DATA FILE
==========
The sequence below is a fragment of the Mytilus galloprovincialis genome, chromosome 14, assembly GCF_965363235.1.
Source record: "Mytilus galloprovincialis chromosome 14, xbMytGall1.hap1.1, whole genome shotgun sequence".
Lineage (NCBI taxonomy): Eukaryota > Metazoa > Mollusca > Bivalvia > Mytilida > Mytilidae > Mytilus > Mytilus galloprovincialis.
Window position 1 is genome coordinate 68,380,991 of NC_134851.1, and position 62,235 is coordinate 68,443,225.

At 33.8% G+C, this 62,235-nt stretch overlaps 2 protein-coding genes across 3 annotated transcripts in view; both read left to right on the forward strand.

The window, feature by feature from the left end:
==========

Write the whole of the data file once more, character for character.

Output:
The sequence below is a fragment of the Mytilus galloprovincialis genome, chromosome 14, assembly GCF_965363235.1.
Source record: "Mytilus galloprovincialis chromosome 14, xbMytGall1.hap1.1, whole genome shotgun sequence".
Lineage (NCBI taxonomy): Eukaryota > Metazoa > Mollusca > Bivalvia > Mytilida > Mytilidae > Mytilus > Mytilus galloprovincialis.
Window position 1 is genome coordinate 68,380,991 of NC_134851.1, and position 62,235 is coordinate 68,443,225.

At 33.8% G+C, this 62,235-nt stretch overlaps 2 protein-coding genes across 3 annotated transcripts in view; both read left to right on the forward strand.

The window, feature by feature from the left end: